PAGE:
“What the-” sous chef’s words were cut off as the Mana Bomb exploded, taking the kitchen and a small chunk of the first cellblock. As the dust cleared a small crowd became visible in the debris field, having moved in after the explosion. Three figures stood at its head.
“Mr. Ketkhin, remind me to pay the Perinany Legion for those wonderful mana bomb designs,” Facade said. “Note the sarcasm. They’re the ones that used my designs in the first place.”
“Sir, the Asylum is this way,” the third figure said. He was a short fellow.
“Very good. Lead the way, Mr. Flyntrock.”
Junno Flyntrock, trailed by his master Facade, Jackie Ketkhin and the Ketkhin Mercenaries, moved swiftly through the Cellblock One. Various guards tried to stop their advance. They were quickly cut down, their keys taken to release the prisoners. By the time he reached the Terminal Structure connecting the various Cellblocks Facade had an army of liberated criminals at his back. The guard force was ill-prepared to face the association of criminals.
The conflict quickly escalated into a full fledged prison break. The released criminals began to storm other Cellblocks. Facade saw notorious thugs Swine and Big Icy amongst the ruckus, alongside other fearsome figures: Emorva, Eyeball Emancipator; Hogar the Walking Inferno; Julia van Bludstein. Their release would undoubtedly cause great and terrible crime sprees in the town. Facade didn’t care. Just the opposite, in fact. They would be useful. He turned to Flyntrock as they reached the Asylum.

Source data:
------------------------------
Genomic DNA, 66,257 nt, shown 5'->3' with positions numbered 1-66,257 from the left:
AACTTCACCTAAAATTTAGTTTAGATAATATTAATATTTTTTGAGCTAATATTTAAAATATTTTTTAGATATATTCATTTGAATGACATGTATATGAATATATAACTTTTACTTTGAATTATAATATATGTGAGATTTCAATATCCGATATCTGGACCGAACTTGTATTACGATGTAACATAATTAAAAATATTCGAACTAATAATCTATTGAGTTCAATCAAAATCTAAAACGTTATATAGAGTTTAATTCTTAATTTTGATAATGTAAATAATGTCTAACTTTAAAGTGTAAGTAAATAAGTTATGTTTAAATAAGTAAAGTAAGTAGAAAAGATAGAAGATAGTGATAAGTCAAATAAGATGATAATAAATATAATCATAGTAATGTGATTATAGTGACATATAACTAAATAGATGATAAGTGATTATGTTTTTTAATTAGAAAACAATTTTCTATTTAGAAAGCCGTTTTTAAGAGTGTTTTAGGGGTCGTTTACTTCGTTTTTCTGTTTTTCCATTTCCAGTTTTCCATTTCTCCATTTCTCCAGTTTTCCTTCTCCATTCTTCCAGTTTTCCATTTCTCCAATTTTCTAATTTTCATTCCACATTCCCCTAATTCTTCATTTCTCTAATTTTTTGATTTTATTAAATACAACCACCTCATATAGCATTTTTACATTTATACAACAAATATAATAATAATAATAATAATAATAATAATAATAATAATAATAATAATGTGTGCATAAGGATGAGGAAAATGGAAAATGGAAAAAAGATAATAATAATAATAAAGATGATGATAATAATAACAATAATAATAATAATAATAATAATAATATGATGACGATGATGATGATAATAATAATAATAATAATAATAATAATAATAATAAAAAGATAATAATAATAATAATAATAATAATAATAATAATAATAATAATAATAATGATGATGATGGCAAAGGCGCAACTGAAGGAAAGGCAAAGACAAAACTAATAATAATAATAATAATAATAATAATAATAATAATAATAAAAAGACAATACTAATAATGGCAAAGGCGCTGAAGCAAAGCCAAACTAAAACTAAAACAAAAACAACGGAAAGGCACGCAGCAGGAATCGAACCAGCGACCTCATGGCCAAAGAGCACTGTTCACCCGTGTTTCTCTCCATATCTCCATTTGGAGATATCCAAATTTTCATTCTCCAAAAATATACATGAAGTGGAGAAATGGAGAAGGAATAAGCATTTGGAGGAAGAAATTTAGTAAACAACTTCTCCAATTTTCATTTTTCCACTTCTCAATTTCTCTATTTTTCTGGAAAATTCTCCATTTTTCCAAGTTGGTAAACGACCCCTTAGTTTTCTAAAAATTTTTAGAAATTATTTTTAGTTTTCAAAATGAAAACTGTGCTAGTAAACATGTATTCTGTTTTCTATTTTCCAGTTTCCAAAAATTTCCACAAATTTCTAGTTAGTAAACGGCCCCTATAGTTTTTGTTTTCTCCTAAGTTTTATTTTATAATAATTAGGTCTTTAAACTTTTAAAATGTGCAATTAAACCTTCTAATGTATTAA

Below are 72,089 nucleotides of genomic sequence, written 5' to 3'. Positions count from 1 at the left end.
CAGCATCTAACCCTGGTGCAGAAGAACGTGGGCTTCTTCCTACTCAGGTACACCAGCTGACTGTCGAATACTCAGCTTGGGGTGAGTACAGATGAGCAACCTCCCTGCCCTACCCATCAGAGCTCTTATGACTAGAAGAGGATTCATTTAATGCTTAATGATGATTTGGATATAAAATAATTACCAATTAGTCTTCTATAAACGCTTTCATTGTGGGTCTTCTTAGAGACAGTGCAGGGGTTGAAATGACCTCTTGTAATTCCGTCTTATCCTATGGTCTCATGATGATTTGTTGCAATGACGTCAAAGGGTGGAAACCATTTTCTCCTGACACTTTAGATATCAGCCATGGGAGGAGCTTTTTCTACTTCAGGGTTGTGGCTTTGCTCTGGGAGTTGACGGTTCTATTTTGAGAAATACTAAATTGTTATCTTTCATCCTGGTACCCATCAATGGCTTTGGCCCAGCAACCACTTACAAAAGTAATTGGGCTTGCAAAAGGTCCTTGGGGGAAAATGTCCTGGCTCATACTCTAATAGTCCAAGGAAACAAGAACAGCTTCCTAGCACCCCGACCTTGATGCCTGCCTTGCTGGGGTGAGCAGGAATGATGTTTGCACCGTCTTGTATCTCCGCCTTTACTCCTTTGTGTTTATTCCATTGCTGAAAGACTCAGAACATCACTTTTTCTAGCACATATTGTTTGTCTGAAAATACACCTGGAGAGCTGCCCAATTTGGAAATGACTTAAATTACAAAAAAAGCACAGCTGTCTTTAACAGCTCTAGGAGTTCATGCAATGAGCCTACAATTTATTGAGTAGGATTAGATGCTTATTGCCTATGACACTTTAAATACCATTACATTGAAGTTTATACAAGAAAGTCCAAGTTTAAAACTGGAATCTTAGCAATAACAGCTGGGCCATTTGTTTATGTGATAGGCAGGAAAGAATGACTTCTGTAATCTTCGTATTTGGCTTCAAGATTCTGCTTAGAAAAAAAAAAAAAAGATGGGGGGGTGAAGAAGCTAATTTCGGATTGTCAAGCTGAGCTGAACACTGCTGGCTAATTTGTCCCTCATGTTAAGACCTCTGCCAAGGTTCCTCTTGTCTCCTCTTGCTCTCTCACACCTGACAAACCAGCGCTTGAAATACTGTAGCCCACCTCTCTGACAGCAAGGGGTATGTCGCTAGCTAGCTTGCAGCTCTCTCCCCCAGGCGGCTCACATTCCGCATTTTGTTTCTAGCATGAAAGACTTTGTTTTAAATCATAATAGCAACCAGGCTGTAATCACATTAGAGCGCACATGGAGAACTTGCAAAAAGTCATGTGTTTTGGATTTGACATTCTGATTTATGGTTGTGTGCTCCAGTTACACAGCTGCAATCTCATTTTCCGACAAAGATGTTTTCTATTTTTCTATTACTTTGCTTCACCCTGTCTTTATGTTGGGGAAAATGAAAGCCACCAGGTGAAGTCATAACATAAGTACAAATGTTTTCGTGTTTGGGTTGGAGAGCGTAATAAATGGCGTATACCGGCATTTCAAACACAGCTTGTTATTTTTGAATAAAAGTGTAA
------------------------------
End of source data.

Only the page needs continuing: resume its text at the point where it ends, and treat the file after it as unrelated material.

“Make sure Hogul Brightletter makes it out of here alive,” he ordered. “Point him towards the office of our dear Ignal Ironroot. I’m sure he has a thing or two to tell him.”
Ripping open the door, Facade walked down the steps alone. His retinue guarded the entrance. The few guards inside charged at him fruitlessly. One raise a battle axe and swung with great force. Facade caught the blade of the weapon in a bare outstretched hand and snapped it off the shaft before decapitating the guard with it. With impossible speed he tore the throat out of another before burning the third with his magic.
Facade stood unchallenged, the medical staff too afraid to try to stop him. The mirrored man walked through the halls of the asylum, searching for the number that Flyntrock had given him. He found it near the end of the hallway. With arcane-enhanced strength, he ripped the steel door clean off and tossed it to the side. In the corner of the cell was a quivering man in a straight-jacket. Facade approached him, bending down to his level.
“Why, hello there friend. It would be a shame to keep you locked up down here. Such a waste of potential. Though from what I understand it was just as wasted by your previous employers,” Facade’s voice was slow and drawn out. ”They thought you mad. But I recognize your madness for genius. From what I understand, you are quite the arcane prodigy.”
“What- what do you want?” the man whispered back feafully.
“I want you to use your talents to give me all the power I could ever want,” the mirrored man explained. “I want Lunarus.”